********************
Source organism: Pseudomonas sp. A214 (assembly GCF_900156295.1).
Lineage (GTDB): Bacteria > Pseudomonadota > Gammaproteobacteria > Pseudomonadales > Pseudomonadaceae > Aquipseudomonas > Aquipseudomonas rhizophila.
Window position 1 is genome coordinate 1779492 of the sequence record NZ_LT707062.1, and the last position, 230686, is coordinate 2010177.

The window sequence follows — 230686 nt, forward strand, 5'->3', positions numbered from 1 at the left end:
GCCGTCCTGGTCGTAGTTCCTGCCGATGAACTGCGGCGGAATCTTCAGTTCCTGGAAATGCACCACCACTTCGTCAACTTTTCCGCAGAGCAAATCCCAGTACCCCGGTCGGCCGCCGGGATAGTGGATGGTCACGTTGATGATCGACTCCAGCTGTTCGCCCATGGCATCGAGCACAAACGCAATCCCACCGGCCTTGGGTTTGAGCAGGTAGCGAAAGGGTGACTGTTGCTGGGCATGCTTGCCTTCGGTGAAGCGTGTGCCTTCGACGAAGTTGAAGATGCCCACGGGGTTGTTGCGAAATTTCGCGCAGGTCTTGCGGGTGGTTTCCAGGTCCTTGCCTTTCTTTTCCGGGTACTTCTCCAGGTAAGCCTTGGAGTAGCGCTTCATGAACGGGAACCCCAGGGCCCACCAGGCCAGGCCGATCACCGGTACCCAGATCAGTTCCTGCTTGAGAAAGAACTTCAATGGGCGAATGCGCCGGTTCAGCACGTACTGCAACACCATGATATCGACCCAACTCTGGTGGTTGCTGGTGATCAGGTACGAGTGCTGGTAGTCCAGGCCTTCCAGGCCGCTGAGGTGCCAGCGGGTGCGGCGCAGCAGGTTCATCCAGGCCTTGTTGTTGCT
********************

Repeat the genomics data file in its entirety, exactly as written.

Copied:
Source organism: Pseudomonas sp. A214 (assembly GCF_900156295.1).
Lineage (GTDB): Bacteria > Pseudomonadota > Gammaproteobacteria > Pseudomonadales > Pseudomonadaceae > Aquipseudomonas > Aquipseudomonas rhizophila.
Window position 1 is genome coordinate 1779492 of the sequence record NZ_LT707062.1, and the last position, 230686, is coordinate 2010177.

The window sequence follows — 230686 nt, forward strand, 5'->3', positions numbered from 1 at the left end:
GCCGTCCTGGTCGTAGTTCCTGCCGATGAACTGCGGCGGAATCTTCAGTTCCTGGAAATGCACCACCACTTCGTCAACTTTTCCGCAGAGCAAATCCCAGTACCCCGGTCGGCCGCCGGGATAGTGGATGGTCACGTTGATGATCGACTCCAGCTGTTCGCCCATGGCATCGAGCACAAACGCAATCCCACCGGCCTTGGGTTTGAGCAGGTAGCGAAAGGGTGACTGTTGCTGGGCATGCTTGCCTTCGGTGAAGCGTGTGCCTTCGACGAAGTTGAAGATGCCCACGGGGTTGTTGCGAAATTTCGCGCAGGTCTTGCGGGTGGTTTCCAGGTCCTTGCCTTTCTTTTCCGGGTACTTCTCCAGGTAAGCCTTGGAGTAGCGCTTCATGAACGGGAACCCCAGGGCCCACCAGGCCAGGCCGATCACCGGTACCCAGATCAGTTCCTGCTTGAGAAAGAACTTCAATGGGCGAATGCGCCGGTTCAGCACGTACTGCAACACCATGATATCGACCCAACTCTGGTGGTTGCTGGTGATCAGGTACGAGTGCTGGTAGTCCAGGCCTTCCAGGCCGCTGAGGTGCCAGCGGGTGCGGCGCAGCAGGTTCATCCAGGCCTTGTTGTTGCT